China: From Factory Workers to Domestic Buyers

The global economy is yet to recover from the after effects of the perilously deep recession. Europe remains under the grim clutches of a sovereign debt crisis and the USA is facing a fiscal cliff in 2013. Global demand is slowing and for the workshops of Asia, in order to maintain their extensive growth rates, they must find other means of growth. With a burgeoning middle class, the Chinese government has and must make the transition to a more diverse economy, which would combine domestic consumption with their astounding factory base.

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First we must look into why the Chinese economy is so heavily export led. Firstly as a developing country, despite being the second largest economy, is proportionally rural. Rural workers demand very low wage which helps to increase Chinese export and due to their size they experience internal economies of scale. As a country it is split between the developed east and a largely underdeveloped west, with much of the population existing around the poverty line. The issue with having such a large agricultural base in a country as expansive as China is that a very large proportion of the population only earn limited wages. Indeed, only 1/3 of China has a full social-security program, with most of the rural population not having limited access to any form of social security. If a rural population cannot afford basic healthcare, despite being subsidized by the Chinese government, then it may not have the capacity to consume. Furthermore, inflationary living costs appear to be rising above that of GDP and income growth, placing further pressure on those who are at the bottom end of the income pool.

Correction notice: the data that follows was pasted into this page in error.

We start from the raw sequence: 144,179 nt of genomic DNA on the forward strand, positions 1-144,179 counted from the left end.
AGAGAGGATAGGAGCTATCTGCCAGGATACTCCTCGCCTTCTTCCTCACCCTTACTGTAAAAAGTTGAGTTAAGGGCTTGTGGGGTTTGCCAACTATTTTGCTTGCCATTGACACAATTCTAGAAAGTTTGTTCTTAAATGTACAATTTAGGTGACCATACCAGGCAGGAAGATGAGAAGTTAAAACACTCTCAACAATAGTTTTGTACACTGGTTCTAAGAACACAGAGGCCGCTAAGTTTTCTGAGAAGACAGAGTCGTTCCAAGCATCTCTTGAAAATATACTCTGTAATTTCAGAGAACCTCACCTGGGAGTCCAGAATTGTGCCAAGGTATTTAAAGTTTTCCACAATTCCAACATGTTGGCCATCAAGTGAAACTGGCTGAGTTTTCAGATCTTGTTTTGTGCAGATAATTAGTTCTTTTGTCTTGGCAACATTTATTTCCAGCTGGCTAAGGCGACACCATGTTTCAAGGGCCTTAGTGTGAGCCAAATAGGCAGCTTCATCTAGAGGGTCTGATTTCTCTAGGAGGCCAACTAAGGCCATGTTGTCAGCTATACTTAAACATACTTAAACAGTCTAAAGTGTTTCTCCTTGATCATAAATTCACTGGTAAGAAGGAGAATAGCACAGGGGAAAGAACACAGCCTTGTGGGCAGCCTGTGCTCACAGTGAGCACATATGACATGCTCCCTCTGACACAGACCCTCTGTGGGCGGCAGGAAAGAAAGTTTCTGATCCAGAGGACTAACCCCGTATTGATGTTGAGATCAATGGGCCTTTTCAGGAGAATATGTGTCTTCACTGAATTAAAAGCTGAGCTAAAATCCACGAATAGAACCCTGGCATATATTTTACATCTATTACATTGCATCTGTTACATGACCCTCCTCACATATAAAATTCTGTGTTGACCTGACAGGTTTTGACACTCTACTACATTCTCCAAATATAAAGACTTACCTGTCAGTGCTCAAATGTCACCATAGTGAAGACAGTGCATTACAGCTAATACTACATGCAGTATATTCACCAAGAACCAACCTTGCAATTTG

Factory workers Domestic buyers

From Factory workers to Domestic buyers

It appears even the growing middle-classes are slow to pass on their buck, proportionally the higher earners save more than their poorer counterparts. Such a leakage from the economy does mean that the potential for increased consumption is further compromised. The Chinese government has begun introducing measures like cutting income tax, or providing tax breaks up to monthly earnings designed to encourage spending. These measures may have had limited success. Global demand is still suffering from the prolonged recession and it is clear that China is yet to fill the void left by the US and EU.

Yet, there is a genuine cause for optimism. The Chinese economy is still developing; it does need to balance its exports with domestic demand but as it pays more generous wages, it can expect demand to grow.  Urban migration is crucial for the Chinese economy to get moving again, but as Albanese states, it will take time. There will be no single quick fix to increase the domestic buyers’ demand, short-term measures like cutting income tax and lower VAT could stimulate demand. But with such a heavy reliance on the manufacturing sector, any fragility here can be dangerous for the Chinese economy. A restructuring is needed, but this has to come from the government as much as it comes from the minds of the consumers.

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